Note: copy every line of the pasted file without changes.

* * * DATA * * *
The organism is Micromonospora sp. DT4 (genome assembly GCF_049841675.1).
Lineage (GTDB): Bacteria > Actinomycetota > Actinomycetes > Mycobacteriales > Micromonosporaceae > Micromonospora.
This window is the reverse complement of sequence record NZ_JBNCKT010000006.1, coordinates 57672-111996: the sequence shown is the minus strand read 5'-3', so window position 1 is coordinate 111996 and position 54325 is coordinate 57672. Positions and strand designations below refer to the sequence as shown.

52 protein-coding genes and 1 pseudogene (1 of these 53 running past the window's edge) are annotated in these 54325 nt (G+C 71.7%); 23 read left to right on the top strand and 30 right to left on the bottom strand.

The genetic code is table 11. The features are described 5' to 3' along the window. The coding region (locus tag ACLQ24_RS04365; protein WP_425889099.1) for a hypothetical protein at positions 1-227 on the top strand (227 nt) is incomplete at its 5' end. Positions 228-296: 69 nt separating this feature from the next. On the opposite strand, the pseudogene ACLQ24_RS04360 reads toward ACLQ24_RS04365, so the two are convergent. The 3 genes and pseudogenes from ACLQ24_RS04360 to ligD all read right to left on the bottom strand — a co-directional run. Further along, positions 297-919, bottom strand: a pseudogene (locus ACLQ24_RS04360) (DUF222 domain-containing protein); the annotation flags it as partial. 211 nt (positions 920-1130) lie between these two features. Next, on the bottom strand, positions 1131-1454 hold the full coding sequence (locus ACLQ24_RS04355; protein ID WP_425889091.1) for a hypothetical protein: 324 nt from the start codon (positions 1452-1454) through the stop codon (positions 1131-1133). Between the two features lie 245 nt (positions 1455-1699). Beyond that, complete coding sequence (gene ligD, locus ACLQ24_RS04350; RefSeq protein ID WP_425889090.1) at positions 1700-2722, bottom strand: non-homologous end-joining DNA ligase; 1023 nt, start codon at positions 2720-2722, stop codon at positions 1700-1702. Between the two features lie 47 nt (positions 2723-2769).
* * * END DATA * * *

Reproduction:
The organism is Micromonospora sp. DT4 (genome assembly GCF_049841675.1).
Lineage (GTDB): Bacteria > Actinomycetota > Actinomycetes > Mycobacteriales > Micromonosporaceae > Micromonospora.
This window is the reverse complement of sequence record NZ_JBNCKT010000006.1, coordinates 57672-111996: the sequence shown is the minus strand read 5'-3', so window position 1 is coordinate 111996 and position 54325 is coordinate 57672. Positions and strand designations below refer to the sequence as shown.

52 protein-coding genes and 1 pseudogene (1 of these 53 running past the window's edge) are annotated in these 54325 nt (G+C 71.7%); 23 read left to right on the top strand and 30 right to left on the bottom strand.

The genetic code is table 11. The features are described 5' to 3' along the window. The coding region (locus tag ACLQ24_RS04365; protein WP_425889099.1) for a hypothetical protein at positions 1-227 on the top strand (227 nt) is incomplete at its 5' end. Positions 228-296: 69 nt separating this feature from the next. On the opposite strand, the pseudogene ACLQ24_RS04360 reads toward ACLQ24_RS04365, so the two are convergent. The 3 genes and pseudogenes from ACLQ24_RS04360 to ligD all read right to left on the bottom strand — a co-directional run. Further along, positions 297-919, bottom strand: a pseudogene (locus ACLQ24_RS04360) (DUF222 domain-containing protein); the annotation flags it as partial. 211 nt (positions 920-1130) lie between these two features. Next, on the bottom strand, positions 1131-1454 hold the full coding sequence (locus ACLQ24_RS04355; protein ID WP_425889091.1) for a hypothetical protein: 324 nt from the start codon (positions 1452-1454) through the stop codon (positions 1131-1133). Between the two features lie 245 nt (positions 1455-1699). Beyond that, complete coding sequence (gene ligD, locus ACLQ24_RS04350; RefSeq protein ID WP_425889090.1) at positions 1700-2722, bottom strand: non-homologous end-joining DNA ligase; 1023 nt, start codon at positions 2720-2722, stop codon at positions 1700-1702. Between the two features lie 47 nt (positions 2723-2769).